This high contrast composition won’t work for everyone. At the time I was much taken with it, but then sidelined it on light of day. It has returned to favour since, as family viewers enjoyed its simplicity… picture selection is an art as well as science.
The bottom layer is a 500 m sea wall protecting the main access to a premier playground, Nelson’s Abel Tasman National Park. Even at 2 am the seasonal traffic along here was notable, cramping any creative prospects involving a tripod in the middle of the road.
This image is sidelighting to the limit – the rising moon flaring in despite my attempt to shade the wide angle. Thirty seconds on a 28mm lens minimises star movement, while f4 gives just enough depth of focus. Exposing for highlights (ISO 2000) naturally results in deep shadows, but the cloud detail compensates, and there’s a clearer sense of calm water in this sheltered, highly tidal inlet. Marahau is a mere scallop on the western shore of Tasman Bay, which has the largest tide-range in the country.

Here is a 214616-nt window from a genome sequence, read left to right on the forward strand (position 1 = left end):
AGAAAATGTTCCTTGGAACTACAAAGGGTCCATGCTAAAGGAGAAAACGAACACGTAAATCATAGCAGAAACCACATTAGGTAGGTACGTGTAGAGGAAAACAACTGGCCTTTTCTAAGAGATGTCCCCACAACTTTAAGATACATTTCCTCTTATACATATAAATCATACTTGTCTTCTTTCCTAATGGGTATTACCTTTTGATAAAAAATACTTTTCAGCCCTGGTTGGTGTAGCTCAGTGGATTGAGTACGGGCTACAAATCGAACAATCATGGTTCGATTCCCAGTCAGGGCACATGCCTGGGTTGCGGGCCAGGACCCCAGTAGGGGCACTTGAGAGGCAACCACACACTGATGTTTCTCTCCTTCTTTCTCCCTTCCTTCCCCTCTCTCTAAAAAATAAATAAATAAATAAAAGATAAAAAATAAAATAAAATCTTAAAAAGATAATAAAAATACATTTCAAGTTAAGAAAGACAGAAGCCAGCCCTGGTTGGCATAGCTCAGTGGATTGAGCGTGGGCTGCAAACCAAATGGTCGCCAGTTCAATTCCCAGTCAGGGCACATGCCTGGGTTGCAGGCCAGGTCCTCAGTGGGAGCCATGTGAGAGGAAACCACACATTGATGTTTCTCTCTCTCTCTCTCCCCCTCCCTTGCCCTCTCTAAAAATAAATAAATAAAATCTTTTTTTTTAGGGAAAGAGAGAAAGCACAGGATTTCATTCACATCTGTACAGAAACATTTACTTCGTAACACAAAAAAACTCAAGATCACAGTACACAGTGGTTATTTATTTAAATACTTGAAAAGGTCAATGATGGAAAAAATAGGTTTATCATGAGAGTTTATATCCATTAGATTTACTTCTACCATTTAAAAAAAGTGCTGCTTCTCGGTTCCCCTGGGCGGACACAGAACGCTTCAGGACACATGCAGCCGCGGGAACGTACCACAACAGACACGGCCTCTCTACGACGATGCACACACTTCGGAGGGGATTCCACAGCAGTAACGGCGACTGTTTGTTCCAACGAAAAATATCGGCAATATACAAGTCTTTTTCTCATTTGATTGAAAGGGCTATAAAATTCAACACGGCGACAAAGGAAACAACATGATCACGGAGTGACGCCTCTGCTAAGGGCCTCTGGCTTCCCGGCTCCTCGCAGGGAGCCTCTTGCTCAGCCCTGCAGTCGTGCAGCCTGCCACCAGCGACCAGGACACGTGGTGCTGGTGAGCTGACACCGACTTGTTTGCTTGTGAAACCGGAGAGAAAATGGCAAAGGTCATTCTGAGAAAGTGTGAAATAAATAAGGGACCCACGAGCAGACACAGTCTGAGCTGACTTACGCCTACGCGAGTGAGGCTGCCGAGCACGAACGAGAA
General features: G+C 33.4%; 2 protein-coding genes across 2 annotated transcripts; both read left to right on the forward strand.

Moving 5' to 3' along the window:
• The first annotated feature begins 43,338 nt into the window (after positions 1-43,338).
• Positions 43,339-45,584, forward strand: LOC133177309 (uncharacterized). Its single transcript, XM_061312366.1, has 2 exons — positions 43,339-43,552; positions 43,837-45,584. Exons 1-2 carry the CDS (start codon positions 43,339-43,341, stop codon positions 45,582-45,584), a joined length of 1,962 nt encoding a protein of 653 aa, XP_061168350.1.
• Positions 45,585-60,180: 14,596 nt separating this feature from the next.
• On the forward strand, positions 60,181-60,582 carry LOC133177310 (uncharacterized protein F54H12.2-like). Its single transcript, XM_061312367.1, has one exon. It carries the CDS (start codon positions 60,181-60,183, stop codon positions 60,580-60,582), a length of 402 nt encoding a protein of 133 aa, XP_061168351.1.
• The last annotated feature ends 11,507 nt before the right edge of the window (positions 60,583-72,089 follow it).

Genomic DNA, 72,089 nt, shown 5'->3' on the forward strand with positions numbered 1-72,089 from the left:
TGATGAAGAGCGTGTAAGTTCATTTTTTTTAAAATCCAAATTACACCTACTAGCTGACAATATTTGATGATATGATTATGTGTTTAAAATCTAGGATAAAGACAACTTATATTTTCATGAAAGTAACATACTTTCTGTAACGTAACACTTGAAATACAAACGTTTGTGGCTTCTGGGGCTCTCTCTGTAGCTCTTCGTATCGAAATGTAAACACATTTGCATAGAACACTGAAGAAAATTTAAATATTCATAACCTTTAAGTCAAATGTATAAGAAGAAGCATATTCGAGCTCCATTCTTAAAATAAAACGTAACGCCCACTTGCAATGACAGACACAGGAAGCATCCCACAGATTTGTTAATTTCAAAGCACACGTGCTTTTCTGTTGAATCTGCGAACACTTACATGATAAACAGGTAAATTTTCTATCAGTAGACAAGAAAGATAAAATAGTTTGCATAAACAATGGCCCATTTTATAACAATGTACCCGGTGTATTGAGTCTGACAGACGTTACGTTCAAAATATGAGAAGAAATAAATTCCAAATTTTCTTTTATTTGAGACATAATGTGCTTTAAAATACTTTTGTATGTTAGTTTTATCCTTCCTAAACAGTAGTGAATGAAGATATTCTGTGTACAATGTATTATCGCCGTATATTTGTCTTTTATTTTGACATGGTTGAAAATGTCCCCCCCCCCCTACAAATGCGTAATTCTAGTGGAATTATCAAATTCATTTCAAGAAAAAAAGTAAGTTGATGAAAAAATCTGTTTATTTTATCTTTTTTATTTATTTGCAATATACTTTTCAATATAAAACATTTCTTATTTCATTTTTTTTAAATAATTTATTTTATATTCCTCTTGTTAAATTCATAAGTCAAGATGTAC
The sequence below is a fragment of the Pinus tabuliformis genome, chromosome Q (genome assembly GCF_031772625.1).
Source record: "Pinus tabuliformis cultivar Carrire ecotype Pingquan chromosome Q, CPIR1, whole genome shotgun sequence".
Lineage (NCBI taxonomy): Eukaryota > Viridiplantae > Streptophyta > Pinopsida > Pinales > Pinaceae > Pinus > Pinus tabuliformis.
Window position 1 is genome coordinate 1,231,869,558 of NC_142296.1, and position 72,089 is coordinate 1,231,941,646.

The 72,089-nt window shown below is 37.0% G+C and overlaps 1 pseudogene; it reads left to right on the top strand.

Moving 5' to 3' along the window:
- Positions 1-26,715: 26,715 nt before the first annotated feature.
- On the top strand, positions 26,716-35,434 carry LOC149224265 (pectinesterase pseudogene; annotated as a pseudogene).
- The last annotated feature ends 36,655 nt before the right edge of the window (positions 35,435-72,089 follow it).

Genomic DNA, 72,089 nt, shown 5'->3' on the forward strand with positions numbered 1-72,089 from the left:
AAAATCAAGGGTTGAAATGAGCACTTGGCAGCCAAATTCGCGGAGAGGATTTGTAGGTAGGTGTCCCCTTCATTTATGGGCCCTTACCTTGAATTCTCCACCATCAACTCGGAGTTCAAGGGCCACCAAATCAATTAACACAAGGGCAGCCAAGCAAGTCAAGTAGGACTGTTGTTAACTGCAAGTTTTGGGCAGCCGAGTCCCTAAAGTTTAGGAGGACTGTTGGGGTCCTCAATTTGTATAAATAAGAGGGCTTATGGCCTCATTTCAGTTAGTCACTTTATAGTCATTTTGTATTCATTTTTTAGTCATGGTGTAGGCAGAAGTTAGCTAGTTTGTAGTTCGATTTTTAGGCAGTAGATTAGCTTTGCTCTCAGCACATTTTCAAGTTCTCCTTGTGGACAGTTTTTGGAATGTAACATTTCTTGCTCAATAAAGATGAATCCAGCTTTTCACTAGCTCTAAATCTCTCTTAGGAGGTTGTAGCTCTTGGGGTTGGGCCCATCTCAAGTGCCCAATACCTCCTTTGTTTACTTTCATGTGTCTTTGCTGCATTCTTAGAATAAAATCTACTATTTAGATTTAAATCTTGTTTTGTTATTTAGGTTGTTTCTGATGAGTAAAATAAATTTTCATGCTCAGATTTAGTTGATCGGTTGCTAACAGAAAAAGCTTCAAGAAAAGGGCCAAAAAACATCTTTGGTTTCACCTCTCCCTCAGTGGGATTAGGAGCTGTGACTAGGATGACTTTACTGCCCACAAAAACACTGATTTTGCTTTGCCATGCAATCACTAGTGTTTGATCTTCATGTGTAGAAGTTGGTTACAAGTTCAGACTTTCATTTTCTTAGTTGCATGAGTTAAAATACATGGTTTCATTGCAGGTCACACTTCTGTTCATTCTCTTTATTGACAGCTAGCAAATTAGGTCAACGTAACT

Left offshore are Adele and Fisherman islands; there’s also a solitary boat light at the roadstead. The rugged coast across the bay shows not a single light – it’s uninhabited. Only moonlight competed with the stars on this magical evening, but two in the morning is not a typical time for my moonlight photography. Late night fatigue takes its toll, and driving any distance home in a weary state is not so healthy.
However when bad weather or good society deletes a few big moon nights from your logbook, then a late-rising moon is better than none. Fortunately this excursion, an hour or two on either side of midnight, needed only a short walk down from Colin’s beach house. Beach settlements feel much safer for late night wandering than more citified coasts. Just avoid those secluded carparks where later on young people gather to party near your car.